Container rates softening but derivatives point to transpacific recovery late 2013By james tweed • Aug 17th, 2012 • Category: Containers
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Thank you for downloading the container market report from Coracle Online and GFI for August 17th 2012. This report will look at the derivative and physical markets.
We start with comments on the paper market and the Shanghai to NW Europe route where there were no major changes to the curve from the previous week and trading activity continues to be muted as Europe remains in holiday mode. The back end of the curve saw a marginal fall in value, but nothing significant to trigger any trading activity. For the Shanghai US West Coast route and similar to that of the European curve, there were no major changes to the front months of the curve. However, we have seen a rise in value in the back end of the curve as a better rate recovery is expected to materialise on the Trans Pacific trade lane in 2013.
In the physical market and the Asia – Europe route, the 1st August rate increase was short lived, having only lasted a week or two, at the most. With rates softening in the spot market, a few carriers have announced a rate increase for the 1 Sept (some 7th Sept), either in the form of a Rate Restoration Initiative or General Rate Increase. Some carriers are still yet to announce an increase whilst others have extended their base rates until the end of September alongside an increase in Sept BAF. With the Eurozone on its knees and the injection of more capacity from this week’s launch of Evergreen / Hanjin’s new service, it will be wishful thinking for carriers to try and successfully push through another rate increase when demand is not moving. Carriers will want to cash on the rush before the upcoming Chinese national holiday in October, but until there is a fundamental reduction in capacity, then the carriers are as likely to succeed with a rate hikes as is the Eurozone is in coming to a resolution.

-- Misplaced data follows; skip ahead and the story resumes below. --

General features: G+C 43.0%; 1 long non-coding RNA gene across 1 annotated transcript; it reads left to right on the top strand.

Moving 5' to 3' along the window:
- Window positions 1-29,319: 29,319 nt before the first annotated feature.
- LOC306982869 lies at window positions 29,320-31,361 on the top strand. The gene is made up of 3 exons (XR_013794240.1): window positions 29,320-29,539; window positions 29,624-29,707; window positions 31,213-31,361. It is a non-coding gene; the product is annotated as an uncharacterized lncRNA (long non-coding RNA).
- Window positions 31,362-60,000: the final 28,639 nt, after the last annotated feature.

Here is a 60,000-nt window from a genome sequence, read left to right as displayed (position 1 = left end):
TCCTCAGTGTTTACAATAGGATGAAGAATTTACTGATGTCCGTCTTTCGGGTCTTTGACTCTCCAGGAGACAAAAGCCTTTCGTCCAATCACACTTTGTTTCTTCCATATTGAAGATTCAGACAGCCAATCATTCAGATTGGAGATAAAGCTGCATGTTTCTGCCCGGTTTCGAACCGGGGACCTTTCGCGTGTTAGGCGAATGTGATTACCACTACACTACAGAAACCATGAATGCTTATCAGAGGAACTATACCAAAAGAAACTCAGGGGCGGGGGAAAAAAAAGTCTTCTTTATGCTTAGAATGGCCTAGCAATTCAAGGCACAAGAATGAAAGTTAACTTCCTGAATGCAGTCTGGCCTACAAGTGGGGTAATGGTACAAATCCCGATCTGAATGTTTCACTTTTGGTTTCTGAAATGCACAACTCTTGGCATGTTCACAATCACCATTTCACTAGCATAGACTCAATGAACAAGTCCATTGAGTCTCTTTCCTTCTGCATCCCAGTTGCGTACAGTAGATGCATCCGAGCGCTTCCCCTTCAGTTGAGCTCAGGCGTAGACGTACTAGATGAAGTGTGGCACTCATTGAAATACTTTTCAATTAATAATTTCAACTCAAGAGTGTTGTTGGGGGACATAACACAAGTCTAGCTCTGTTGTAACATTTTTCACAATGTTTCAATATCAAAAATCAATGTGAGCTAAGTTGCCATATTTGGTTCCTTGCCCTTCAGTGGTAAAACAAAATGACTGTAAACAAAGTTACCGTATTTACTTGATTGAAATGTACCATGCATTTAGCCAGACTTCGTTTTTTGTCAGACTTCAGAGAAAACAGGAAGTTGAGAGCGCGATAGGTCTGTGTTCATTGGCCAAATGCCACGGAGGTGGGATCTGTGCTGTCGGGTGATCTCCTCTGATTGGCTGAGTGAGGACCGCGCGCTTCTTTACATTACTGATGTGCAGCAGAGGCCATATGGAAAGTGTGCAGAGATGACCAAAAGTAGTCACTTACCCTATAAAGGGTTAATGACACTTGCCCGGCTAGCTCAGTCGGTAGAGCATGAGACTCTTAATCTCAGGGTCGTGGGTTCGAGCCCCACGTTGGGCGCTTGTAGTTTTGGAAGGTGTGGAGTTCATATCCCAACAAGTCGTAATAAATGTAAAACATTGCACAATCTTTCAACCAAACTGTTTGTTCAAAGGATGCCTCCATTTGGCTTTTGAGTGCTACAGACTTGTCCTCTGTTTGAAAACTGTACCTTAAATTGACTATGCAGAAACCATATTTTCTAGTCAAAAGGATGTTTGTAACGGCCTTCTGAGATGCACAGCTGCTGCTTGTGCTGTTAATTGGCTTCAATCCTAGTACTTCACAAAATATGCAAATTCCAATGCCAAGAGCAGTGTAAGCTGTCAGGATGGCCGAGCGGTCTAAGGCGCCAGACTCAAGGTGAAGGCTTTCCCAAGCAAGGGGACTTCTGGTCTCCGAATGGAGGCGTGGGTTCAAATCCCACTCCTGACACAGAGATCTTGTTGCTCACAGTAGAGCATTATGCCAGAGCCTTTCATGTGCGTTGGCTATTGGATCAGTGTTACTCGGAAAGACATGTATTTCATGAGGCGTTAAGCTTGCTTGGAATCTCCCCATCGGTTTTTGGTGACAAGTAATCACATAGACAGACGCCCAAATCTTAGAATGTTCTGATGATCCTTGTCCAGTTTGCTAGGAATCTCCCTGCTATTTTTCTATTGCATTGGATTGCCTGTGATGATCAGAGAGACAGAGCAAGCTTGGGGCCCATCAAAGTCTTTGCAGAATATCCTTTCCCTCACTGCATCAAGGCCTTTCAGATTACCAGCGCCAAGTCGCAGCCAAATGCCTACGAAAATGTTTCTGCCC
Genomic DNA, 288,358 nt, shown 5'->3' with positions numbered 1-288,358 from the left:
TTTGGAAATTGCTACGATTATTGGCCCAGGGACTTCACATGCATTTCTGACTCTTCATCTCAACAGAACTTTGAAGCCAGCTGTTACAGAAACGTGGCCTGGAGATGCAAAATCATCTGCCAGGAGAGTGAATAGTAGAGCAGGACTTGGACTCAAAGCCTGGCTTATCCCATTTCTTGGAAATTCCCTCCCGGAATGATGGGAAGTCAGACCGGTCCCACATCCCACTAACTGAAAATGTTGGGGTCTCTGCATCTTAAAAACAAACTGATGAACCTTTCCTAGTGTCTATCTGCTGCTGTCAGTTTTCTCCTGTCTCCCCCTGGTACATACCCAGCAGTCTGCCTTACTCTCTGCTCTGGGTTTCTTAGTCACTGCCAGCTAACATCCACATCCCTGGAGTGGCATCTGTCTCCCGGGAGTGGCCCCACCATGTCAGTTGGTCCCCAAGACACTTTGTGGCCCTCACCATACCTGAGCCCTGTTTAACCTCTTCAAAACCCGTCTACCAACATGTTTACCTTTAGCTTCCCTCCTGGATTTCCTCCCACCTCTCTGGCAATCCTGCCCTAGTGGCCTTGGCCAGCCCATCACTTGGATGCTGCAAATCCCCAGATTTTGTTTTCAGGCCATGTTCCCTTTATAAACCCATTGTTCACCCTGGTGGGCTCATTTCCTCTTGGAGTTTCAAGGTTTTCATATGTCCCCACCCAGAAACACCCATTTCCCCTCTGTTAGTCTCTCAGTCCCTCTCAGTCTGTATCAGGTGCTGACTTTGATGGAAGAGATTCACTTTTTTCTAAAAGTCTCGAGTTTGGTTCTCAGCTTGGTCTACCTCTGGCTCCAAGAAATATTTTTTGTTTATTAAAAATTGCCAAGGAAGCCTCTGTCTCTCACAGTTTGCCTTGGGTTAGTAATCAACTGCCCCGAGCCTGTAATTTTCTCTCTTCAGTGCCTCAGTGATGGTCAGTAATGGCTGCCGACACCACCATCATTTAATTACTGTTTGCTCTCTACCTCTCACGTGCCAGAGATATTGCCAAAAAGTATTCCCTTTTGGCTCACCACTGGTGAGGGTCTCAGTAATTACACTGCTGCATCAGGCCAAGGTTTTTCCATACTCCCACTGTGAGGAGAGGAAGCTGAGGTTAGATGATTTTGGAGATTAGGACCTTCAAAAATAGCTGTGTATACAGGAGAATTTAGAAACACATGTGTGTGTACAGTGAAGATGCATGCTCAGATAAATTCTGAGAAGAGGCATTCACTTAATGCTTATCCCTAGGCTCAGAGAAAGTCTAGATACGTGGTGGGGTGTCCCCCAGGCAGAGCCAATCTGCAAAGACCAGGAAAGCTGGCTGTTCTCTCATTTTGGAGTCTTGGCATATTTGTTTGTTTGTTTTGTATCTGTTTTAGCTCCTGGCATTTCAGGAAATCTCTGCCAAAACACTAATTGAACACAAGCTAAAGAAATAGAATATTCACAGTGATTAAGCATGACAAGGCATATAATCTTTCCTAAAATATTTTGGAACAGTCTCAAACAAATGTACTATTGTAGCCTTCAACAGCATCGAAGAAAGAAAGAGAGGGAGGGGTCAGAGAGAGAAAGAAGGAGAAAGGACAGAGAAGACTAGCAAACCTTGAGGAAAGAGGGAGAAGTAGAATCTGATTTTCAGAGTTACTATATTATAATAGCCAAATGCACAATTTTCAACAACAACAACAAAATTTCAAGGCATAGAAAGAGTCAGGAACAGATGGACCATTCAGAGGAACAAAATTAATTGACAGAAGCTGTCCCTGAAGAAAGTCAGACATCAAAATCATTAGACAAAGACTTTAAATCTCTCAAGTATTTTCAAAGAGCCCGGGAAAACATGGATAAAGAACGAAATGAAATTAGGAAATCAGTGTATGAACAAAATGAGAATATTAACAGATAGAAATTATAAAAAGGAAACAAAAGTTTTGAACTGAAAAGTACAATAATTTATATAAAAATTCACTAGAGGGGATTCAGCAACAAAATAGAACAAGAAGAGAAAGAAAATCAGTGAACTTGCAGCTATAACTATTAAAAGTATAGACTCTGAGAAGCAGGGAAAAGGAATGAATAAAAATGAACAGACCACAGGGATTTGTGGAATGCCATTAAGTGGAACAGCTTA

On the Transpacific route and contrary to the high capacity utilisation levels that carriers are suggesting, according to our sources in Asia, volume growth and this year’s peak season remains fragile. There is a small impetus driven by the looming end of school holidays, but consumers in the US still seem to be holding their breath , as witnessed in this week’s rate declines following the implementation of a rate increase at the start of the month.According to Customer Growth Partners, sales growth for top retailers in the US slowed to 3.4% in Q2 2012 vs. Q2 2011 and down from a 6.2% growth in Q1 2012. A number of the large retailers reported their quarterly results this week – Walmart (+2.2%), Sears Holdings (-2.9%), Kmart (-4.9%), Target (+3.1%), Home Depot (+2.6%) painting a mixed bag as to the consumer sentiment despite July retail sales reported a 0.8% increase. Whilst the growth outlook remains bleak, it is a much better picture than the Eurozone.
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